Although a collective sigh of relief will have gone up from panel members of the ALP scheme, the decision has done little or nothing to limit the scope for challenges to other schemes or to introduce any greater certainty. Hollins introduced the vague (and often shifting) concept of the 'material' breach and Tankard has introduced the even more unhelpful 'reasonable person' test. Although this appears to represent a common sense approach it actually produces nothing but uncertainty.
If you asked the 'reasonable person' whether he thought that a scheme that provided only 1 per cent of a firm's revenue might affect the advice it gave then the answer would probably be no. However, if you informed the same person that an interest amounted to £50,000 a year you would possibly get an entirely different answer.
Of course, it is quite possible that one per cent of a given firm's revenue is indeed £50,000 a year. Would two judges give the same answer to this set of facts? Equally, £50,000 for some firms would be irrelevant but for others it would represent the difference between profit and loss. This new test will mean that there may have been a breach of the regulations by one firm when advising a client, but no breach by the firm next door giving exactly the same advice on the same scheme.
Regardless of these uncertainties, it would be a mistake for those solicitors involved in schemes other than ALP to think they are now on firmer ground.
Since the Tankard judgment there have been at least two further judgments on the enforceability of other schemes.
The nature of the benefits
The first was a decision of the senior costs judge, Master Hurst, in Findley v Jones  EWHC 90130 (Costs). That case concerned The Accident Group (TAG) scheme. It was held that there was a disclosable interest in the TAG policy and the solicitors had failed to disclose that interest. The CFA was held to be invalid.
The second decision was from another master in the Supreme Court Costs Office, Master Simons, in Ibbertson v Sampson  EWHC 90132 (Costs).
The scheme in question was Freeclaim IDC. The CFA had stated that the solicitors did not have an interest in recommending the ATE policy. In a separate letter to the claimant it had been explained that 'Freeclaim IDC does refer some cases to this firm'.
The master explained the difficulty he had in ascertaining the nature, if any, of the solicitor's interest given the very limited information contained within the solicitor's witness statement. He accepted that the duty of the solicitor was to disclose to the client the true nature of the interest they had in recommending the particular ATE policy, and that this would entail explaining to the client the nature of the benefits to the solicitor in receiving recommendations from Freeclaim IDC and that the solicitors had failed to do that. The CFA was therefore held to be invalid.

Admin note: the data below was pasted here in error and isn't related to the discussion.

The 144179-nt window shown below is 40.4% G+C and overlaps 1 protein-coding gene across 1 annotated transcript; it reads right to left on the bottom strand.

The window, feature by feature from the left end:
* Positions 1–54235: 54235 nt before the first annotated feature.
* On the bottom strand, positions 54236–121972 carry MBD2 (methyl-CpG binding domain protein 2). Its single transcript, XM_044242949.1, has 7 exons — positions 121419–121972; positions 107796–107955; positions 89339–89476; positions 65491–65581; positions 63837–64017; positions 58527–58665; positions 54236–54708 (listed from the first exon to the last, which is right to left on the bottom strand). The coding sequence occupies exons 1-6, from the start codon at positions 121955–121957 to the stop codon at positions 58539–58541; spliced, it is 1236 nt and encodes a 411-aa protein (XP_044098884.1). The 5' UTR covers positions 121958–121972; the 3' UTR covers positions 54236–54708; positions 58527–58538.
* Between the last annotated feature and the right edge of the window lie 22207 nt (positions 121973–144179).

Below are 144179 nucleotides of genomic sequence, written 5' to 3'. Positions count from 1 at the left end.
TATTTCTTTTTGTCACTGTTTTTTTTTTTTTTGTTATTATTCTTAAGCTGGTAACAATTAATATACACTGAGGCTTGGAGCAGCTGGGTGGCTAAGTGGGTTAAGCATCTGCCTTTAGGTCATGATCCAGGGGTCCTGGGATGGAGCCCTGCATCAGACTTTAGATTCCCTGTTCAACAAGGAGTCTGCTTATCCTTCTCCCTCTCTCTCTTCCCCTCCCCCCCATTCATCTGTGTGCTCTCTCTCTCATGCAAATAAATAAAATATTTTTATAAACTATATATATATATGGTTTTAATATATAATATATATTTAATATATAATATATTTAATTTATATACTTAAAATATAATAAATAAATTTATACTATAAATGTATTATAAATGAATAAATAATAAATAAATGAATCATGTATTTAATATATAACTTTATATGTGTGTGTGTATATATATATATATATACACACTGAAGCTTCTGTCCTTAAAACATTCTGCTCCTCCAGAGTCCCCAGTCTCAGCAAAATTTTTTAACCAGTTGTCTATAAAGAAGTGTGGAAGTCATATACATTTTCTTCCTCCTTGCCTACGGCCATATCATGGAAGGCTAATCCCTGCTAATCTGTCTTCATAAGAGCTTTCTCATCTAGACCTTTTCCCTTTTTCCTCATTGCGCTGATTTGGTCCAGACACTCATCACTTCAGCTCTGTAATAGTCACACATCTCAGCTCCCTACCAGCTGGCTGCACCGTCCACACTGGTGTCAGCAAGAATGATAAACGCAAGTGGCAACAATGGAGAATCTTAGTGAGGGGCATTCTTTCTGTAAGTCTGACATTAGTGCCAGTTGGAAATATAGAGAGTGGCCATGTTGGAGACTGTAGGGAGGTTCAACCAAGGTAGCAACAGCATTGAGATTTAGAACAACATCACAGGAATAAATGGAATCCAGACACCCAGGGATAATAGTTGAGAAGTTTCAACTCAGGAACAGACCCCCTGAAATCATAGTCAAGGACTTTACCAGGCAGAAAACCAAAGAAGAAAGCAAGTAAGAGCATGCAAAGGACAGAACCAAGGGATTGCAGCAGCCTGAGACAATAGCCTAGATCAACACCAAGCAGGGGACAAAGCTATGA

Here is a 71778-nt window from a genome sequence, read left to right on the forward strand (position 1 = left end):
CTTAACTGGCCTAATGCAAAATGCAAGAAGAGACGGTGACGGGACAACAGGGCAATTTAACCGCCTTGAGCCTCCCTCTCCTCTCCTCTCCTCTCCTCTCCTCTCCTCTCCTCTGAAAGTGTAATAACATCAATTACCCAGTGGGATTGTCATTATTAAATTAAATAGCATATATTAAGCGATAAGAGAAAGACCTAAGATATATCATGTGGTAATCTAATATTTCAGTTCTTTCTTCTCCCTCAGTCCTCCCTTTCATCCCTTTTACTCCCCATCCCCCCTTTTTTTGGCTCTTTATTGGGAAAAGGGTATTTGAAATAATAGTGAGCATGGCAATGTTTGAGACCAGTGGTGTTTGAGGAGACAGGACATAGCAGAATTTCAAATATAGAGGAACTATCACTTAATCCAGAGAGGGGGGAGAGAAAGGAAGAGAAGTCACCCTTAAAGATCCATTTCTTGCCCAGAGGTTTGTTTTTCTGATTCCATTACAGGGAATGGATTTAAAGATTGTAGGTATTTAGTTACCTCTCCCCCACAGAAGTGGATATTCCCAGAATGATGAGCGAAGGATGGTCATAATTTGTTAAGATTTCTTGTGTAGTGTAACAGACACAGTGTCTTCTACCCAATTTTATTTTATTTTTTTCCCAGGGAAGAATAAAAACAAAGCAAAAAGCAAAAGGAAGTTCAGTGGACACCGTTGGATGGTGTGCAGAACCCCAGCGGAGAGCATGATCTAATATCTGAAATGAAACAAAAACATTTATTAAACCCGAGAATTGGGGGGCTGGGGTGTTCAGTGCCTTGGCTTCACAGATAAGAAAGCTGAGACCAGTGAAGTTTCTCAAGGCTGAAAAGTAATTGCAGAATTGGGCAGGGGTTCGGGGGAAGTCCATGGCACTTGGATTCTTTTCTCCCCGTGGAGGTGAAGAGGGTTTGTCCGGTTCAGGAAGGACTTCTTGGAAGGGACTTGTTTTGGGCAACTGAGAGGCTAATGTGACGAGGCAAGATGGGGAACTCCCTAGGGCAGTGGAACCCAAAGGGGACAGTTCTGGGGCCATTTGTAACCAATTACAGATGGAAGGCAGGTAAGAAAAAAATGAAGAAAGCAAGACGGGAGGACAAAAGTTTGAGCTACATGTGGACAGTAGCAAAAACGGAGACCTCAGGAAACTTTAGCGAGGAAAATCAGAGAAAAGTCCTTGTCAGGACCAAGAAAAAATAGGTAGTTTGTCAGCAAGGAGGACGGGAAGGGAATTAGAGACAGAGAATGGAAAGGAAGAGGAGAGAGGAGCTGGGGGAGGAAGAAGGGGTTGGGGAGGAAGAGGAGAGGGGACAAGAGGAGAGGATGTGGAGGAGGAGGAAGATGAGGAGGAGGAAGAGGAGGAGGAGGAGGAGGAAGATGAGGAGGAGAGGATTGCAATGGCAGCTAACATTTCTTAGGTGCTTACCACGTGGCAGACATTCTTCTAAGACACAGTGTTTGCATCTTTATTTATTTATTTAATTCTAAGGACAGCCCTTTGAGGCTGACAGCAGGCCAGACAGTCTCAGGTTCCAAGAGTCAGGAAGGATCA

It is now beginning to look as though the ALP scheme was saved purely because it was viewed as being primarily a scheme designed to make available a legitimate ATE product. Typical 'claims farmer' schemes are unlikely to pass this test. Patrick Allen, writing in advance of the Tankard decision (see Solicitor's Journal 'Practice trends: personal injury' 152/16, 22 April 2008), hoped that the Court of Appeal would use this judgment to 'kill off' challenges to CFAs. The judgment has done anything but that.
So what is a solicitor to do if he thinks he has an invalid CFA? If this is not discovered until after the conclusion of the substantive claim, the answer is almost certainly nothing. By that point it will be too late and all previous attempts before the courts to rectify defective CFAs after a claim has settled have failed. Just hope the other side fails to notice the possible breach.
If the problem is discovered before the case settles, the answer may be surprisingly simple. All you need to do, according to the decision of Mr Justice Christopher Clark in Birmingham City Council v Forde  EWHC 12 (QB), is to enter into a new retrospective CFA. The first CFA can remain 'live' to be relied on in case the second CFA is held to be invalid. Further, disagreeing with a previous decision of the senior costs judge, there is not even a problem with recovering a retrospective success fee.
This judgment is neither short nor straightforward and a detailed analysis is not possible in this article, but it potentially raises more questions than it manages to answer.
No retrospective revocation
However, it might be premature for solicitors to start rushing out to replace any potentially defective CFAs with new agreements. Mr Justice Christopher Clarke brushes aside rather too lightly the idea that there is anything wrong with a CFA replacing a previously defective CFA and recovering the costs for the same period when the earlier, defective, CFA was in place.
The revocation of the CFA Regulations 2000 was expressly stated in the Revocation Regulations not to be retrospective. The CFA Regulations 2000 were revoked precisely because of the perceived injustice in a solicitor losing all their costs because their CFA was held to be invalid. However, a public policy decision was obviously made not to make the revocation retrospective with the full knowledge that costs would remain irrecoverable for older defective CFAs. It must be questionable whether those consequences can be so easily circumvented by the device of a retrospective agreement.
If, and when, this issue reaches the Court of Appeal, a different conclusion may be reached. Quite where that would leave solicitors who had replaced their old CFAs with retrospective ones is anyone's guess.